Getting old sucks

Messages
7,271
Location
Roanoke Virginia
I’m not looking forward to those days. At the end of the workday my legs always hurt so I go home and relax and they start to feel better usually. I guess it’s from being on the floor walking around all day with heavy boots and everything like that. I also get laughed at for using knee pads but I told my coworkers one day you are going to look back at me and think man why didn’t I save my knees and wear the knee pads. My boss has calcium deposits on his knee caps from having his knees on the floor all these years. We have at least one shop around here that is old school and uses no lifts at all for anything. Only Jack and Jack stands I don’t see how they can do it. Getting on the ground and getting up isn’t an issue for me but let me tell you I’ve worked and been in a shop going on 5 years now between school and work and it is such a luxury and convenience to have a lift. Unfortunately I don’t have one at home but still do a lot of work there.
 
Messages
198
Location
Oklahoma
Soon to be 74, I can still do anything I want, it just takes longer to do it. Keeping my 1994 Astro in top shape keeps me busy but I don't mind so much, just takes more time. I have just jacks and jack stands & mostly hand tools but I get it done.
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My dad and grandpa ruined their bodies doing collision repair work their whole lives.

My IT job is definitely not going to be wearing me out. But I need to get more active.
Your elder's work wore them out.

You're going to get weak and soft and have other problems. Get out there. 🧗‍♂️🚴‍♂️🏋️‍♂️🤺

We think we're invincible until we're not. I left a good manufacturing job last August @ 63 because of arthritis in my wrists.

Bunch of old farts around here.
 

Nick1994

$50 Site Donor
Messages
13,431
Location
Phoenix, AZ
The irony is that it *is* wearing you (and me) out, but in a different way due to the lack of overall activity.
In a different way yes. But I will still take it over the back breaking work they have done for decades. My grandpa is so stiff and arthritic, he can barely get in the car. He can’t sleep in his own bed anymore, it has to be his lift recliner.
 
Messages
25,984
Location
Upstate NY
Yea, I had my driver's license renewal a few weeks ago. I looked at the picture and suddenly realized, dang, I'm starting to look old (65)! This, coming from a guy whole enjoyed still getting carded for alcohol at age 32 (less common back then).

The one good thing about aging, for me at least, is that I feel a sense of having many (not all) things figured out about life. I have a better sense of balanced life. I have less anxiety about almost everything. Less need to rush. Less need to finish everything ahead of time. Less worry about career and kissing rear end in general. Less worry about perfection and material things. More priority towards family and friends (young guys - try to achieve this as early as possible).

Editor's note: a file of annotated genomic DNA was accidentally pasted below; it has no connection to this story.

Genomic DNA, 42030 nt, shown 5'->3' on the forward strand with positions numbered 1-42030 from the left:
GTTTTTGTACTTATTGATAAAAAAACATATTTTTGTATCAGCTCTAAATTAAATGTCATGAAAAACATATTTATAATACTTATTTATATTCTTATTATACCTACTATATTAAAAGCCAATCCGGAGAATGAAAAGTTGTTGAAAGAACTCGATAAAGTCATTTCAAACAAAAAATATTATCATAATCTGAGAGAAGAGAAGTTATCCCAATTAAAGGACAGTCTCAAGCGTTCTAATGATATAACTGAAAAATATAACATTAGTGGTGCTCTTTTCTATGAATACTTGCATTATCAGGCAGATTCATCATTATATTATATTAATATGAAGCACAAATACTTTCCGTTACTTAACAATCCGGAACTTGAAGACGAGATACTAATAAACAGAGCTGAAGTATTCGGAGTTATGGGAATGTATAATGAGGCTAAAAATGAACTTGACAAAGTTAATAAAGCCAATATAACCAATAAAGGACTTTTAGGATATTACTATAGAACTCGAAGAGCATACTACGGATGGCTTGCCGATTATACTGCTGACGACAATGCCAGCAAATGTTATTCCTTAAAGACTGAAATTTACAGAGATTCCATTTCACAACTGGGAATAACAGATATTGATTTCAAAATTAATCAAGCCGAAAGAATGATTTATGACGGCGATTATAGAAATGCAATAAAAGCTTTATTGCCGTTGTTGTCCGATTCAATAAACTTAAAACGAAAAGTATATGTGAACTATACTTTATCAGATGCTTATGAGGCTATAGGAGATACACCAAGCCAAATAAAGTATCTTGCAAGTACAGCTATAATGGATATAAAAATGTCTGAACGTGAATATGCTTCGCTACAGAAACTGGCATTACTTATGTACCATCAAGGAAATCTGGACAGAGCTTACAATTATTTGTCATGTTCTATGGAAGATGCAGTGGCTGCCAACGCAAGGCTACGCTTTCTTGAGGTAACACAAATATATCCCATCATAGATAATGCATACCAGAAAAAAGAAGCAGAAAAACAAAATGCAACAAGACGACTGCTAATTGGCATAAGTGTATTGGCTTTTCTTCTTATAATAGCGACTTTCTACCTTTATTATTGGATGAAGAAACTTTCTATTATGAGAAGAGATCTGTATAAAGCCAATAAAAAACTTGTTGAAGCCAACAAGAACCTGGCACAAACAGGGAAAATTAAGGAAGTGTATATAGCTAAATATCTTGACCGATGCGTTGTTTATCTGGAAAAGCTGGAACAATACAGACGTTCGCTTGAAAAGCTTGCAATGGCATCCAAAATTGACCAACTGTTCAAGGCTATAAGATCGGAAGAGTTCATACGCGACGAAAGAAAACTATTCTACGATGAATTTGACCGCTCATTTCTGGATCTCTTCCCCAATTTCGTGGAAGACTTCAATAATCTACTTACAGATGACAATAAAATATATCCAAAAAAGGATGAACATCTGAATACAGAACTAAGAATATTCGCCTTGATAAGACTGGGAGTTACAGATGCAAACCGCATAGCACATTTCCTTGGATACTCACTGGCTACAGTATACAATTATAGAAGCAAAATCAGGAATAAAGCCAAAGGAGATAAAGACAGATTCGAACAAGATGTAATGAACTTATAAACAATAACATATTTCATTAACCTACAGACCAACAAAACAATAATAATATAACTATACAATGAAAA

Back in the day when the drinking age was 18 if you had a draft card it got you into the bar. They did not really need to read the info on the draft card as you got one shortly after turning 18 (if you registered).
 
I think I was 19 or 20, living at home & driving an old beater '68 Dodge Coronet in about 1978-79, my transmission went out on the way home from work. I called a buddy with a pickemup, went to a salvage yard and got a used 727 torqueflite, jacked up the car in a gravel driveway & dropped the junk tranny, then wrestled the "new" one onto my chest, wormed under the car and basically bench pressed it into position. I don't remember how I got the first bolt started, but I worked all night with drop lights and drove the car to work the next day. Next few days my back looked like I was attacked by a bobcat.
Now I'm 64, my knees & back hurt, and I won't work on a car that ISN'T in my garage or at least level concrete. And I own a spare car or two, so nothing HAS to be done overnight.
 
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Messages
1,739
Location
California
Yes getting old does suck -- I'm 52 now and dealing with a delightful assortment of new aches and ailments. (It's not the years, it's the miles.) What I would give to have a lift in my garage... fortunately none of my vehicles need repairs, just maintenance, so I can't justify the cost and it's not too awful getting under (Tacoma) or jacking up (Corvette) once per year for inspection and service. But still, a lift would be really nice! :D
 

wtd

Messages
2,763
Location
southwest Mo.
I agree, getting old sucks. I'm 54 and can feel it every time I work on something. I still work out five days a week though to try and stay as fit as possible for as long as possible.

I installed new oil cooler lines on my 98 chevy truck the other day laying on my back under the truck for several hours and I could feel it the next day.
 
Messages
5,020
Location
Southeast
The irony is that it *is* wearing you (and me) out, but in a different way due to the lack of overall activity.
IT environments can be extremely stressful from a stress/anxiety perspective. It is usually thankless, understaffed, and good talent is hard to find, so the skilled folks get loaded up. Teamwork personality can be tricky too, adding to stress from corporate... IT is an expensive overhead. Combined with the computer lifestyle often surrounding it, it creeps up from other angles. Hearing damage is not widely talked about but the guys in the back office get it. Theres also a significant exposure to 60hz RF, and while that is hotly debated, i suspect theres a legitimate point to it.
 
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